William Melvin Kelley
|William Melvin Kelley|
November 1, 1937|
New York City, New York
|Died||February 1, 2017
Manhattan, New York
|Alma mater||Harvard University|
|Genre||Novel, short story|
|Notable works||A Different Drummer, dem|
|Notable awards||Anisfield-Wolf Book Award|
|Spouse||Karen (Aiki) Kelley|
|Children||Jessica (daughter), Cira (daughter)|
William Melvin Kelley (November 1, 1937 – February 1, 2017) was a prominent African-American novelist and short-story writer. He is perhaps best known for his debut novel, A Different Drummer, published in 1962. He was also a university professor and creative writing instructor. In 2008, he received the Anisfield-Wolf Book Award for Lifetime Achievement.
Life and work
William Melvin Kelley was born in New York City on November 1, 1937. He was educated at the Fieldston School in New York. Later, he attended Harvard University (class of 1960), where he studied under John Hawkes and Archibald MacLeish. While a student at Harvard, he was awarded the Dana Reed Prize for creative writing.
Kelley was also a teacher and writing instructor. Some of the various teaching positions he held during his life, included a time as writer-in-residence at the State University of New York at Geneseo. He also taught at the New School for Social Research and at Sarah Lawrence College from 1989 until his death in 2017.
In 1988, Kelley starred in “Excavating Harlem in 2290,” which he also wrote and produced, and collaborated with Steve Bull to bring it to the screen. Another film that Kelley was associated with during his life was “The Beauty That I Saw," which was made from Kelley's own video diaries of Harlem. The latter film was edited by Benjamin Oren Abrams, and was featured at the Harlem International Film Festival in 2015.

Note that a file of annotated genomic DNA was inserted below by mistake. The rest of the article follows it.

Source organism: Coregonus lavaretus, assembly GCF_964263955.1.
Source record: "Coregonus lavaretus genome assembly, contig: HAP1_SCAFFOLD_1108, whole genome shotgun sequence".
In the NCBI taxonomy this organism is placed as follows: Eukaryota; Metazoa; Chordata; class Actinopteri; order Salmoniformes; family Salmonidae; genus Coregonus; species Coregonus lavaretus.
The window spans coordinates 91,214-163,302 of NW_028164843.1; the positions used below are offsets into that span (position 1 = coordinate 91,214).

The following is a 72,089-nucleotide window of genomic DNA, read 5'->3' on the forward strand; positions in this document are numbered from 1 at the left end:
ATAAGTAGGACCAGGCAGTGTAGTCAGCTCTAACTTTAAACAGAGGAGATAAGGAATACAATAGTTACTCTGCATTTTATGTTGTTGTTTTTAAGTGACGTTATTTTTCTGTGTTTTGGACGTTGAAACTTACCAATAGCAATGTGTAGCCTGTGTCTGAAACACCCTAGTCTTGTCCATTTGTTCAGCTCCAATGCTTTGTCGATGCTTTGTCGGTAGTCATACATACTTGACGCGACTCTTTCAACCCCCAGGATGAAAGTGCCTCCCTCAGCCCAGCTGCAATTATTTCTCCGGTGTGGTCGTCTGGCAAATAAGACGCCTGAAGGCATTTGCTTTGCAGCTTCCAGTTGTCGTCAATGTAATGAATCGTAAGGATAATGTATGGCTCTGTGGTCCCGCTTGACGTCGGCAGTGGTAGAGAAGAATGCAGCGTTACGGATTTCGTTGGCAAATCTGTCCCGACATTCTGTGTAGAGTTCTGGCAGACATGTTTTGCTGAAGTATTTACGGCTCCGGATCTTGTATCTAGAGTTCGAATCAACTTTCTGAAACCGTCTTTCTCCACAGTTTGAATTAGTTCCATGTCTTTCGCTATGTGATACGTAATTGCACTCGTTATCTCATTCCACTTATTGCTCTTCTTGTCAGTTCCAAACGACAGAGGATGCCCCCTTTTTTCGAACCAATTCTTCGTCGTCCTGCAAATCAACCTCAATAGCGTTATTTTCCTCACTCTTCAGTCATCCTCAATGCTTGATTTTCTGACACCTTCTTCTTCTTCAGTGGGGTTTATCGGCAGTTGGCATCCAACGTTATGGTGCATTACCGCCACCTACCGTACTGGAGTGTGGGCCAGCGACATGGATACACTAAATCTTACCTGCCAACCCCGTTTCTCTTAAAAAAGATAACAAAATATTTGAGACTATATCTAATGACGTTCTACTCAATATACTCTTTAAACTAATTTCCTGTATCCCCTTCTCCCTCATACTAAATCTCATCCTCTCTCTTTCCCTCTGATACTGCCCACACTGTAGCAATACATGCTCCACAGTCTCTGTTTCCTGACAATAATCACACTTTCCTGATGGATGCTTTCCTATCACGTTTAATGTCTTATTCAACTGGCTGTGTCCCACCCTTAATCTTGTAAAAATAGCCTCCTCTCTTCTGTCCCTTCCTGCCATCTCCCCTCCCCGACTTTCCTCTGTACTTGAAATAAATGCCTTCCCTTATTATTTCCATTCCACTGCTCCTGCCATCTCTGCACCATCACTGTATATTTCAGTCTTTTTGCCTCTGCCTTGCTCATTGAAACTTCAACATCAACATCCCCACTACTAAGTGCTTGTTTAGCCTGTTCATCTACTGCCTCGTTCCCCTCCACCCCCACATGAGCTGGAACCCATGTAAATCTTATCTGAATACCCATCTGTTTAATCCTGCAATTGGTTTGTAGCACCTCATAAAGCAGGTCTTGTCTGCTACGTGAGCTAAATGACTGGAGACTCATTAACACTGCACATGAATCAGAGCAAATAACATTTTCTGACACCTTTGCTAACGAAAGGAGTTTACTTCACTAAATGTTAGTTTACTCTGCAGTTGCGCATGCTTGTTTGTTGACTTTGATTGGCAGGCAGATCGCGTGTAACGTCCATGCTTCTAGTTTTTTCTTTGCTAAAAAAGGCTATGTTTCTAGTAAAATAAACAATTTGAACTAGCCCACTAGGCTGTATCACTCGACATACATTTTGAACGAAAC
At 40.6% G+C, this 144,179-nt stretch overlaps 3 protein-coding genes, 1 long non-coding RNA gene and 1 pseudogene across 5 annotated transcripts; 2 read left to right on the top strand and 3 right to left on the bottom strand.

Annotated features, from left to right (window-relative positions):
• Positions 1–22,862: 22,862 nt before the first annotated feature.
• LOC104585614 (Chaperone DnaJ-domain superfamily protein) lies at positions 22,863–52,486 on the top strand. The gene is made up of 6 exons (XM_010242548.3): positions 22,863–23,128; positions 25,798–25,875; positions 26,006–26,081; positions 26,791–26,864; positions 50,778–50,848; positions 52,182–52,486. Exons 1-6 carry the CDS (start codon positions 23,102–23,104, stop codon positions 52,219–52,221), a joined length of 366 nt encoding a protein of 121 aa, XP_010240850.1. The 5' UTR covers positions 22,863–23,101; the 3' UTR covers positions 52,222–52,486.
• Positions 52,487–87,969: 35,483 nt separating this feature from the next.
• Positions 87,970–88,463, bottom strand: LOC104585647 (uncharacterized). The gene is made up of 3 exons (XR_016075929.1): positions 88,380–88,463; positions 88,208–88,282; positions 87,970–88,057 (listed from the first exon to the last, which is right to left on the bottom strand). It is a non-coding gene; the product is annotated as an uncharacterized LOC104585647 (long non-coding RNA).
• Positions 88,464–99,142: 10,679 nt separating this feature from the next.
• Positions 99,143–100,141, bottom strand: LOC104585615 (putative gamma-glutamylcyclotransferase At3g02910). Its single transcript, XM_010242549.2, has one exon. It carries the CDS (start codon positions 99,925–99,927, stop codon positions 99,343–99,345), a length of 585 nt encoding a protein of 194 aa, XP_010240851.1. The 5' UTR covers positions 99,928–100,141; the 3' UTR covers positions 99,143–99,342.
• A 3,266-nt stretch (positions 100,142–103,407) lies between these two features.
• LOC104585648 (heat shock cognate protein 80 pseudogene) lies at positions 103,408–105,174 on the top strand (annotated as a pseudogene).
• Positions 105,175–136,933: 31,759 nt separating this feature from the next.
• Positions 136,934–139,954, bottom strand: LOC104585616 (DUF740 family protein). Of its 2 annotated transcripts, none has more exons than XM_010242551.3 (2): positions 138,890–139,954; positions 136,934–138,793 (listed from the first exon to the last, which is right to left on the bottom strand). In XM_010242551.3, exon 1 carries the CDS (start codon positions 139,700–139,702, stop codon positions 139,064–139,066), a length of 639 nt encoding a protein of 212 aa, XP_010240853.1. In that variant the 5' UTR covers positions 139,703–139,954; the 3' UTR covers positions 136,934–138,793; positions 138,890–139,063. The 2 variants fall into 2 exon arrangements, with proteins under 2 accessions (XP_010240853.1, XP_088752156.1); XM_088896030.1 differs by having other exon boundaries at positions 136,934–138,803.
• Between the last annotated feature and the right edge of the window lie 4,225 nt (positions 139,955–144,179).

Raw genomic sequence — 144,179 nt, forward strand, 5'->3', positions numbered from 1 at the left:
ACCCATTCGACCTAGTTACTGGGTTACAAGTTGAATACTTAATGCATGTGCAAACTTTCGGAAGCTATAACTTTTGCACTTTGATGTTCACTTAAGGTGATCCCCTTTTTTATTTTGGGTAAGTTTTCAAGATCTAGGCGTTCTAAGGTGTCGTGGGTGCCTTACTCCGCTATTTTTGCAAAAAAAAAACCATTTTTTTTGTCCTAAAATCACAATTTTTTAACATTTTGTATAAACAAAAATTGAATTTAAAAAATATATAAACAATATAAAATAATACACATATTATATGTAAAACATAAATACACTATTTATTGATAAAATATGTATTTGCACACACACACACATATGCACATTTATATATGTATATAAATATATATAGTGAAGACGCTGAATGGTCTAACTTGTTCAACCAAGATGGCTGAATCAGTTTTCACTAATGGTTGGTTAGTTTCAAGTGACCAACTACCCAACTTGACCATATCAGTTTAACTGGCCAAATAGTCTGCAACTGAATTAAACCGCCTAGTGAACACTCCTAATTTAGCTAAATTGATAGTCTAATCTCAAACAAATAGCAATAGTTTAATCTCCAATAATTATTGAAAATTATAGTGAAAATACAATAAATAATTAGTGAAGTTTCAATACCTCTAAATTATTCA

While he was alive, Kelley published four novels and a single volume of short stories. But during an interview conducted in 2012, Kelley claims to have completed two more novels that have, thus far, remained unpublished. According to Robert E. Fleming:
"From the beginning of his career in 1962, William Melvin Kelley has employed his distinctive form of Black comedy to examine the absurdities surrounding American racial attitudes."
- A Different Drummer, Doubleday (1962), reprinted by Anchor Books (1990) ISBN 0-385-41390-4
- Dancers on the Shore, Doubleday (1964), reprinted by Howard University Press (1982) ISBN 0-8825-8114-7
- A Drop of Patience, Doubleday (1965), reprinted by Ecco Press (1996) ISBN 0-8800-1460-1
- dem, Doubleday (1967), reprinted by Coffee House Press (2001) ISBN 1-56689-102-7
- Dunfords Travels Everywheres, Doubleday (1970) ISBN 0-8936-6101-5
- Boyd, Herb (February 10, 2017). "Author William Melvin Kelley passes at 79". Amsterdam News. Retrieved 2017-02-16.
- Grimes, William (8 February 2017). "William Melvin Kelley, Who Explored Race in Experimental Novels, Is Dead at 79" – via NYTimes.com.
- Blacks at Harvard, by Werner Sollors, Caldwell Titcomb, Randall Kennedy, Thomas A. Underwood, NYU Press, 1993, ISBN 0-8147-7973-5, ISBN 978-0-8147-7973-6
- Contemporary African American Novelists: A Bio-Bibliographical Critical Sourcebook, Emmanuel S. Nelson, editor. Westport, CT: Greenwood Press, 1999, p. 238. See web version (accessed September 16, 2008)
- excerpted from The Oxford Companion to African American Literature (New York, Oxford University Press, 1997), quoted from aalbc.com (accessed September 16, 2008)
- Brief biography
- William Kelley at aalbc.com
- Bio from Contemporary African American Novelists
- Works by or about William Melvin Kelley in libraries (WorldCat catalog)
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